Sat. Aug 10, 1940
The setting sun leaves colors smeared over the Eastern Mt. peaks. The change isn't abrupt but rapid. The haze fills in and obscures all of the horizon, leaving only one mt. in the foreground visible. The blue base seems firmly planted in the ground - the peak is apparently semi-detached - almost floating away on a bank of clouds.
As night settles down dark clouds gather. A light rain starts falling. It ceases. Starts 10 min. later as a real downpour which leaves the city lights reflected as streaks and patches in the pools of water which soon collect in the street. The rain ceases as suddenly as it began. The darkness is heaped up over this little valley. Nothing is visible of nature. Only man made lights penetrate the gloom. What is apparently a large star glowing over the city is in reality a bright light far up the mt. side, so high it might be mistaken.
The brief storm has passed over the mts. and now the lightning flashes playing over and behind the peaks momentarily lights them as nature in its prodigious waste of electrical energy creates a pyrotechnical display.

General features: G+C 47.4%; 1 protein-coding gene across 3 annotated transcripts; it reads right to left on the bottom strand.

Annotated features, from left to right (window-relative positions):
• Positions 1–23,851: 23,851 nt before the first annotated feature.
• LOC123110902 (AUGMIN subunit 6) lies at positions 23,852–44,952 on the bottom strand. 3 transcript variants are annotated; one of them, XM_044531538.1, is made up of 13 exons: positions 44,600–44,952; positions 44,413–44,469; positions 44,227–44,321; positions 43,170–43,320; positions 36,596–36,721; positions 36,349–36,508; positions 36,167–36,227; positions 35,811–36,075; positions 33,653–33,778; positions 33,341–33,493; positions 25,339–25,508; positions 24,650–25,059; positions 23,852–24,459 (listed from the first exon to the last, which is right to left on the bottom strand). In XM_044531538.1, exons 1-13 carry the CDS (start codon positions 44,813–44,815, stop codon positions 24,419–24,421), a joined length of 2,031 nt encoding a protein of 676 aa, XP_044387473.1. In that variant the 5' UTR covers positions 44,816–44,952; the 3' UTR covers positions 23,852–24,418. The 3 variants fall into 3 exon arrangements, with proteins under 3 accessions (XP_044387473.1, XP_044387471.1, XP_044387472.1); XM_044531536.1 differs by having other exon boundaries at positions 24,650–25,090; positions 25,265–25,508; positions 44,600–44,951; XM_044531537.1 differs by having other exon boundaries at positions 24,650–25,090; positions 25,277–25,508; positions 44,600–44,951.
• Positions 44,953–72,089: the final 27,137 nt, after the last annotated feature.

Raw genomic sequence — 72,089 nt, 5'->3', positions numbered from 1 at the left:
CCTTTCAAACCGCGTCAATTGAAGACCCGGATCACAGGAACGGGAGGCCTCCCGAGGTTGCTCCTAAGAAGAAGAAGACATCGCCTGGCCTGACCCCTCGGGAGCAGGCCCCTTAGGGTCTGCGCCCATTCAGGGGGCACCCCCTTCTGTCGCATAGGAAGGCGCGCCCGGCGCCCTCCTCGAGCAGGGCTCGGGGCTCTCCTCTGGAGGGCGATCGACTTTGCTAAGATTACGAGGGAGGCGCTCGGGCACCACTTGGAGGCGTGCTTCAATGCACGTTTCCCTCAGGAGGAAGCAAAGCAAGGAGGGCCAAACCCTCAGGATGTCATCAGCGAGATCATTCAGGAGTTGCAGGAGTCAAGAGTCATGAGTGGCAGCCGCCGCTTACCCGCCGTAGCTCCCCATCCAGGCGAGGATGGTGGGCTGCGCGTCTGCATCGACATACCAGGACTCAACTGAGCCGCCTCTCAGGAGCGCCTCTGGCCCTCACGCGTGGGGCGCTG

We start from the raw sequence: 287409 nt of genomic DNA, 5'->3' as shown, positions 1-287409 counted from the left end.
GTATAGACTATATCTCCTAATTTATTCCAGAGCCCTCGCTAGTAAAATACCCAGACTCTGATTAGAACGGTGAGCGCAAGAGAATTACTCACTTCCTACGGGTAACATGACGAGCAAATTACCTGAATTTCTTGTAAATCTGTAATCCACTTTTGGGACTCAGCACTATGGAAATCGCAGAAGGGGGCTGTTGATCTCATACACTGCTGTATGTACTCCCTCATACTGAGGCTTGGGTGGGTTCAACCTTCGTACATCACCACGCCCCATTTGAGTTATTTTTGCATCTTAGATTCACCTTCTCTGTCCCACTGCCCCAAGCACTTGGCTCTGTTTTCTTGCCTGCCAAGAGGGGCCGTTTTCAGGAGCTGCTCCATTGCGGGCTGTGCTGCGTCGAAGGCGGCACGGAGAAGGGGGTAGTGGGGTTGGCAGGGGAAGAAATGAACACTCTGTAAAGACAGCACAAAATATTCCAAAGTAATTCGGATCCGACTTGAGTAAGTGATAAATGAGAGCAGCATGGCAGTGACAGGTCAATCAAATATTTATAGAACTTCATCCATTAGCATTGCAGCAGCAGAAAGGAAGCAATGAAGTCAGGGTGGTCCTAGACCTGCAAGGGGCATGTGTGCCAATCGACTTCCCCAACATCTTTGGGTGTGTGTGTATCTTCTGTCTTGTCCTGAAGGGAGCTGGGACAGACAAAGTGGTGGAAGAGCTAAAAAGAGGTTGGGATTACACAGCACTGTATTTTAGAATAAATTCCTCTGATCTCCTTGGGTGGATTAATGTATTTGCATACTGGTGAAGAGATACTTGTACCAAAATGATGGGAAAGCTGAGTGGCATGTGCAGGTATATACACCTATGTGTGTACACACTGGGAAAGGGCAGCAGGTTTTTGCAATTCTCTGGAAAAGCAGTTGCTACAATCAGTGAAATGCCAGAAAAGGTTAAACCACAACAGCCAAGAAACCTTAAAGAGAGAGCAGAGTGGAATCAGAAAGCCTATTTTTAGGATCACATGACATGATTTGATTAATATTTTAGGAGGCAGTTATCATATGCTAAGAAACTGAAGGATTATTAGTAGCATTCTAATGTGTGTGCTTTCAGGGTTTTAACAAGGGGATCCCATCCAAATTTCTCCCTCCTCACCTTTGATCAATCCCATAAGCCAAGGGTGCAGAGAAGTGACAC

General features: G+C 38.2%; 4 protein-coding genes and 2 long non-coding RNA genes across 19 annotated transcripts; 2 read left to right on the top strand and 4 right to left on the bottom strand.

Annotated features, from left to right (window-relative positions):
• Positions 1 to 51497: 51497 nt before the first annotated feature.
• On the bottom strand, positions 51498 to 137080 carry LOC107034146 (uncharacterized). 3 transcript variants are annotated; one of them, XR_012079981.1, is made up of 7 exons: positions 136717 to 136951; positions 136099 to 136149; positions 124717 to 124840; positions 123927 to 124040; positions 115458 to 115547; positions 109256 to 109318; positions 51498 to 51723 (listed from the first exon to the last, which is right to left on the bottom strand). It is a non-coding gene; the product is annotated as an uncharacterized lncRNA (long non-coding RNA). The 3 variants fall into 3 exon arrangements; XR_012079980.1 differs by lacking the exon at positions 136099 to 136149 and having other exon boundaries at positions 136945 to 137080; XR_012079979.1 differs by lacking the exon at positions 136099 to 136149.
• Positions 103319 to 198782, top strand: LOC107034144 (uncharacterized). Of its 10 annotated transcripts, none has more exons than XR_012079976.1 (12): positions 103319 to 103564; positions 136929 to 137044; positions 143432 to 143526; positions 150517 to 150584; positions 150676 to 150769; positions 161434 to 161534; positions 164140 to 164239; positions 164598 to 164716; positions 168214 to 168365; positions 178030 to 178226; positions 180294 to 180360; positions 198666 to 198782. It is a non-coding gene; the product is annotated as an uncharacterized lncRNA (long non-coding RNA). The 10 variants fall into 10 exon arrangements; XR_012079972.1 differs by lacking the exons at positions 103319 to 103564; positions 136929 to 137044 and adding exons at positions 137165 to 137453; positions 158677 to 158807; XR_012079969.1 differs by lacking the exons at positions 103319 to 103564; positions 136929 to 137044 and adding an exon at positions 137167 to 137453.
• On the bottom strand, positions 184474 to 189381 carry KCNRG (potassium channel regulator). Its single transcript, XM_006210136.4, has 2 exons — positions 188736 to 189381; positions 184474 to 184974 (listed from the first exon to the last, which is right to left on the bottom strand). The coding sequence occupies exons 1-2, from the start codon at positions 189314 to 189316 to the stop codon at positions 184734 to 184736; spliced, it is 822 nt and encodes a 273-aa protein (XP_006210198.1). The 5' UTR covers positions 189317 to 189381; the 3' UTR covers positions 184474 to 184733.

Flashes apparently miles in length cause the mts. to suddenly jump into full view, towering high over the city and then as suddenly vanish. This disappearing phenomenon isn't created by mirrors. It furthermore isn't an illusion. One never tires watching.
Beyond the range of lights the world ends in a black wall. Estimates of distance and perspective are impossible. The real wall of mts. remains hidden behind a black cloak of night.
The succession of points of light high above the city which twinkle on and off, yet slowly and steadily descend, apparently to mingle with those of the city, aren't stars dislodged by the storm, but automobiles returning from Cuernavaca.